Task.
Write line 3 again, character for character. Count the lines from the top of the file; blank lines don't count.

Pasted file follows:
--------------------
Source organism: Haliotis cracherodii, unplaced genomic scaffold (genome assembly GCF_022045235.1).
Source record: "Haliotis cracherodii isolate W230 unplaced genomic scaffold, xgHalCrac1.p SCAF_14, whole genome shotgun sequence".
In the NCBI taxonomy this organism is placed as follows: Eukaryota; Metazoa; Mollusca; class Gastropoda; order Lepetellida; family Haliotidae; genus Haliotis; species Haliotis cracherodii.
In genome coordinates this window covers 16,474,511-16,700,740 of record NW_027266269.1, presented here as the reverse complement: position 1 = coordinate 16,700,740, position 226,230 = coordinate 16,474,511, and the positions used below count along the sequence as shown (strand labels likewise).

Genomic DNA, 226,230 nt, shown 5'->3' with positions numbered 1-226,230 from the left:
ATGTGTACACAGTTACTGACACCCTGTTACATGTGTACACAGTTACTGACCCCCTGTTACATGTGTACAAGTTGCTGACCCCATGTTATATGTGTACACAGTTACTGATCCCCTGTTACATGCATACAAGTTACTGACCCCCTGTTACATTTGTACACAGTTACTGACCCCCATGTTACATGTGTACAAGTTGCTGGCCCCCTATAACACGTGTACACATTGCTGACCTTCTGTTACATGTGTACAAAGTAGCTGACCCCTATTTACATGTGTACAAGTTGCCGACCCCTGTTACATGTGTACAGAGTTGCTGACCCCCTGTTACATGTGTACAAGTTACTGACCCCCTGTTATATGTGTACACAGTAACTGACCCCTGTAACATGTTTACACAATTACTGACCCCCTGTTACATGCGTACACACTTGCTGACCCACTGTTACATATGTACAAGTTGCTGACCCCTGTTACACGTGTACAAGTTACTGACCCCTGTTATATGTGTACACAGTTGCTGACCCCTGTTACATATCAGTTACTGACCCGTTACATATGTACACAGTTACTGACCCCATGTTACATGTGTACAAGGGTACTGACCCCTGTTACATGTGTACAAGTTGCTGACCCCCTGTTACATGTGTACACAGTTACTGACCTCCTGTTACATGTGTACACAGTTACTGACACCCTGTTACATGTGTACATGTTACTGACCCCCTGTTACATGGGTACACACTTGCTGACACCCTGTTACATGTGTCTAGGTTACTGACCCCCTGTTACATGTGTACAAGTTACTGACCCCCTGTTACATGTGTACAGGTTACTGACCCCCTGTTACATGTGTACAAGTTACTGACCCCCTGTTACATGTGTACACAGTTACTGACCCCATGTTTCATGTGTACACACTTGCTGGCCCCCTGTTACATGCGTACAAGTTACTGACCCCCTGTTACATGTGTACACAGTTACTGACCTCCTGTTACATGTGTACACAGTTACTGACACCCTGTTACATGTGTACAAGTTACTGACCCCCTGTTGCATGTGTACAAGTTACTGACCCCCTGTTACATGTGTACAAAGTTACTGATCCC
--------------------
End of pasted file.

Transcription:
In the NCBI taxonomy this organism is placed as follows: Eukaryota; Metazoa; Mollusca; class Gastropoda; order Lepetellida; family Haliotidae; genus Haliotis; species Haliotis cracherodii.